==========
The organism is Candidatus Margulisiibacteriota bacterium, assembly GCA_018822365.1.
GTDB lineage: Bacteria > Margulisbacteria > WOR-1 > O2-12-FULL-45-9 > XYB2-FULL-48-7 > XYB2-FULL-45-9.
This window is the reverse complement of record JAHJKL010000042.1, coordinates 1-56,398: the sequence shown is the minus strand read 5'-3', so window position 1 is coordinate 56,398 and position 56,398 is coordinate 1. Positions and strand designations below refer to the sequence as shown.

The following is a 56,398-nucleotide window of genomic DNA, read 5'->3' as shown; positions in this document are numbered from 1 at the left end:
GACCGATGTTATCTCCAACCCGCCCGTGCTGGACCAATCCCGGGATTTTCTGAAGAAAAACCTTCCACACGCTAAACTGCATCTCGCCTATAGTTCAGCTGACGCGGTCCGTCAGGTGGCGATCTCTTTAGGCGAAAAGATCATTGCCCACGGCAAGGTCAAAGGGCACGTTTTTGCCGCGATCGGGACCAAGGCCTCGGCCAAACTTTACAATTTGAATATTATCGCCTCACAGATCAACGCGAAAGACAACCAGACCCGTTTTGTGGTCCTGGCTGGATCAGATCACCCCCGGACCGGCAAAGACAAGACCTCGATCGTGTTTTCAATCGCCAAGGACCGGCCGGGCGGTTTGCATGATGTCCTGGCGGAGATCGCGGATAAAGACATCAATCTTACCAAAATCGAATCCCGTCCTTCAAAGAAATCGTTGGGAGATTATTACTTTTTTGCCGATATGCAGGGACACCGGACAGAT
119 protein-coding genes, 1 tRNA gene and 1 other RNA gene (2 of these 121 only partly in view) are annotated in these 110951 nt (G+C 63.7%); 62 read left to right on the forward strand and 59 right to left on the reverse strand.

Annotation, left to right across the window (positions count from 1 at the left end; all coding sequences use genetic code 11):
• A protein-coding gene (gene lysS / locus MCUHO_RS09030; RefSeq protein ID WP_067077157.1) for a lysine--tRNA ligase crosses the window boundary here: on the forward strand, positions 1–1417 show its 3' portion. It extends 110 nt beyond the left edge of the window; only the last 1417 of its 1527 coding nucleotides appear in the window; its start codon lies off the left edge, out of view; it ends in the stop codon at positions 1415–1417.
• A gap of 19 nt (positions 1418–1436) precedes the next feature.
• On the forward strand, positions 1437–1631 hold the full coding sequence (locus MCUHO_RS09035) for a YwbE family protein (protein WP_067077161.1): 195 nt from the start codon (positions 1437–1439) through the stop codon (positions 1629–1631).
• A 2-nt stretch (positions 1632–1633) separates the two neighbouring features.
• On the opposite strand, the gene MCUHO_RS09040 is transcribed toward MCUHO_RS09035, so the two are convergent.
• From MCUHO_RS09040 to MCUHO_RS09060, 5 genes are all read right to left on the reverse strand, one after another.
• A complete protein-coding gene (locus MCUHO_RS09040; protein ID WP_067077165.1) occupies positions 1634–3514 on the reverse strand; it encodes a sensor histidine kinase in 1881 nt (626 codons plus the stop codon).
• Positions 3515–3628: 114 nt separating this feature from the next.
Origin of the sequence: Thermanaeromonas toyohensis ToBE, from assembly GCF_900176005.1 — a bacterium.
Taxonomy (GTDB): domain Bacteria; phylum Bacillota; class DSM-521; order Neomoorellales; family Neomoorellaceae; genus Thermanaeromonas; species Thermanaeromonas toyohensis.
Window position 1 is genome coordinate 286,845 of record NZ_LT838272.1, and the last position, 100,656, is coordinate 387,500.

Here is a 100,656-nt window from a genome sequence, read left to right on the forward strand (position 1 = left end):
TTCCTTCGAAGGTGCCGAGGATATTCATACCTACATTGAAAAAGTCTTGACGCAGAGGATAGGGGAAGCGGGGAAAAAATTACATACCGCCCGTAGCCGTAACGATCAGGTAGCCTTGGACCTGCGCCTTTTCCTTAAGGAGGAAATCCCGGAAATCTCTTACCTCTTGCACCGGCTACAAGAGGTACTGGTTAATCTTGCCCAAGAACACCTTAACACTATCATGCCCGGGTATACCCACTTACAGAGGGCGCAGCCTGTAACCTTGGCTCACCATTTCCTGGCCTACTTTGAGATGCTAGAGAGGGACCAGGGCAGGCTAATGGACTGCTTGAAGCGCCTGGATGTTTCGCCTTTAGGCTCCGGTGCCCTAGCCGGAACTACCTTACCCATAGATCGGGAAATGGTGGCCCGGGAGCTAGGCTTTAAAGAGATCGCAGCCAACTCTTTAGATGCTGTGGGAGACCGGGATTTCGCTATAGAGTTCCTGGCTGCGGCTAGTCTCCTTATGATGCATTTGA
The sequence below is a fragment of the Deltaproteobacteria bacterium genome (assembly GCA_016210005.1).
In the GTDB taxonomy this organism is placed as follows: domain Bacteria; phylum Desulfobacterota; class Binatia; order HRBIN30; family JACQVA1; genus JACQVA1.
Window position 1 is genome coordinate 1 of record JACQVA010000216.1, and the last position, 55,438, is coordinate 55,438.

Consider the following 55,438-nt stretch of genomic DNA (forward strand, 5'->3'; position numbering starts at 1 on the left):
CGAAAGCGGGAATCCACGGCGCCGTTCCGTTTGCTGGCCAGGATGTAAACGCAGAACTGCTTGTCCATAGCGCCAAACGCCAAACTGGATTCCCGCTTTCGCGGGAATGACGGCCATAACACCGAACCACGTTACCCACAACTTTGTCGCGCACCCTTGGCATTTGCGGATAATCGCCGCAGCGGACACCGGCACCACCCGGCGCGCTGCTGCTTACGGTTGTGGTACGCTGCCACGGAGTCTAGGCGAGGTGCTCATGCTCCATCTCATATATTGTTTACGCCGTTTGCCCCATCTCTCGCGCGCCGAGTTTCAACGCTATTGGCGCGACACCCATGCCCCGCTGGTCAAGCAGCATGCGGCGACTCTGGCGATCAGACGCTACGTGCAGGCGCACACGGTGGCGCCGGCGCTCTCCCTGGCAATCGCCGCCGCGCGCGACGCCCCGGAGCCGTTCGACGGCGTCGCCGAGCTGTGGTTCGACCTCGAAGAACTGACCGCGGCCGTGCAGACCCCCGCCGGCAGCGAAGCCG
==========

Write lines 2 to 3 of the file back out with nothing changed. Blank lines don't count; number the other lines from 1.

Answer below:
GTDB lineage: Bacteria > Margulisbacteria > WOR-1 > O2-12-FULL-45-9 > XYB2-FULL-48-7 > XYB2-FULL-45-9.
This window is the reverse complement of record JAHJKL010000042.1, coordinates 1-56,398: the sequence shown is the minus strand read 5'-3', so window position 1 is coordinate 56,398 and position 56,398 is coordinate 1. Positions and strand designations below refer to the sequence as shown.